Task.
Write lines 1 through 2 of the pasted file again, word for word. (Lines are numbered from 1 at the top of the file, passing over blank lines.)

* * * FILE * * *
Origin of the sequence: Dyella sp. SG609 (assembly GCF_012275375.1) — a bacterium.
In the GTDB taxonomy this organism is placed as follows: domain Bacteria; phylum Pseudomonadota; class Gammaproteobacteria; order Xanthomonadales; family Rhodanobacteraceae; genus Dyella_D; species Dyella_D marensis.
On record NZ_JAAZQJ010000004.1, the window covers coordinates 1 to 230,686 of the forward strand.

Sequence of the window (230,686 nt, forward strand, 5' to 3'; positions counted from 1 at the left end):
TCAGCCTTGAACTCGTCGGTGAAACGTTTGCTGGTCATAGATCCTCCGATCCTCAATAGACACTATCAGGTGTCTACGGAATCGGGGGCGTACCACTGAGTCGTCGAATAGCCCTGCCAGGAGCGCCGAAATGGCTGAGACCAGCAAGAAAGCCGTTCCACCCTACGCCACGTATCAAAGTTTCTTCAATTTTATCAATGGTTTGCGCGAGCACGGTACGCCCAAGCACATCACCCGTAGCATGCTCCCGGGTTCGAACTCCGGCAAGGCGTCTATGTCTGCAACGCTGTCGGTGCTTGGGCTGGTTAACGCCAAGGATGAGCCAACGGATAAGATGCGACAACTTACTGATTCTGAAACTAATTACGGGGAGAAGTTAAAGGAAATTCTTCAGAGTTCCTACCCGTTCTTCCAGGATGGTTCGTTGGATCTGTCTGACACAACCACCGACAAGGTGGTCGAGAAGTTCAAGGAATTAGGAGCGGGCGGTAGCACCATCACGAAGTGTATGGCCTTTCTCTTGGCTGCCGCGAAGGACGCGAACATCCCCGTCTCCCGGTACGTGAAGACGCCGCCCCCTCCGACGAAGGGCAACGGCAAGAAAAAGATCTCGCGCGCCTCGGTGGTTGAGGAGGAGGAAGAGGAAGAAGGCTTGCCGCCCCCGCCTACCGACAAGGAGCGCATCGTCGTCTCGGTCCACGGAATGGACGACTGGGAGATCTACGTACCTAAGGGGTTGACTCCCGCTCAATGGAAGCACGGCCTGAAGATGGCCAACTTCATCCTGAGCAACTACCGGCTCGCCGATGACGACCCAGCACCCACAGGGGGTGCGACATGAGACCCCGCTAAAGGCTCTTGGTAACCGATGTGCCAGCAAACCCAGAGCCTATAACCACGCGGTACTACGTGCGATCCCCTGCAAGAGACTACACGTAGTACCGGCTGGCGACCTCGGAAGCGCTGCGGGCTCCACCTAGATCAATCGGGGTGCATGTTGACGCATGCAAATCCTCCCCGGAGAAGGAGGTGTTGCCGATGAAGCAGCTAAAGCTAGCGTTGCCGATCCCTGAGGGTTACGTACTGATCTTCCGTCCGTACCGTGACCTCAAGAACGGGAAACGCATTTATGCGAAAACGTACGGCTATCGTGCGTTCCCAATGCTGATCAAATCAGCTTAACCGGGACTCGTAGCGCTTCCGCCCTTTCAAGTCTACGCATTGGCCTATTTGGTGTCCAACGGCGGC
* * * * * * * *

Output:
Origin of the sequence: Dyella sp. SG609 (assembly GCF_012275375.1) — a bacterium.
In the GTDB taxonomy this organism is placed as follows: domain Bacteria; phylum Pseudomonadota; class Gammaproteobacteria; order Xanthomonadales; family Rhodanobacteraceae; genus Dyella_D; species Dyella_D marensis.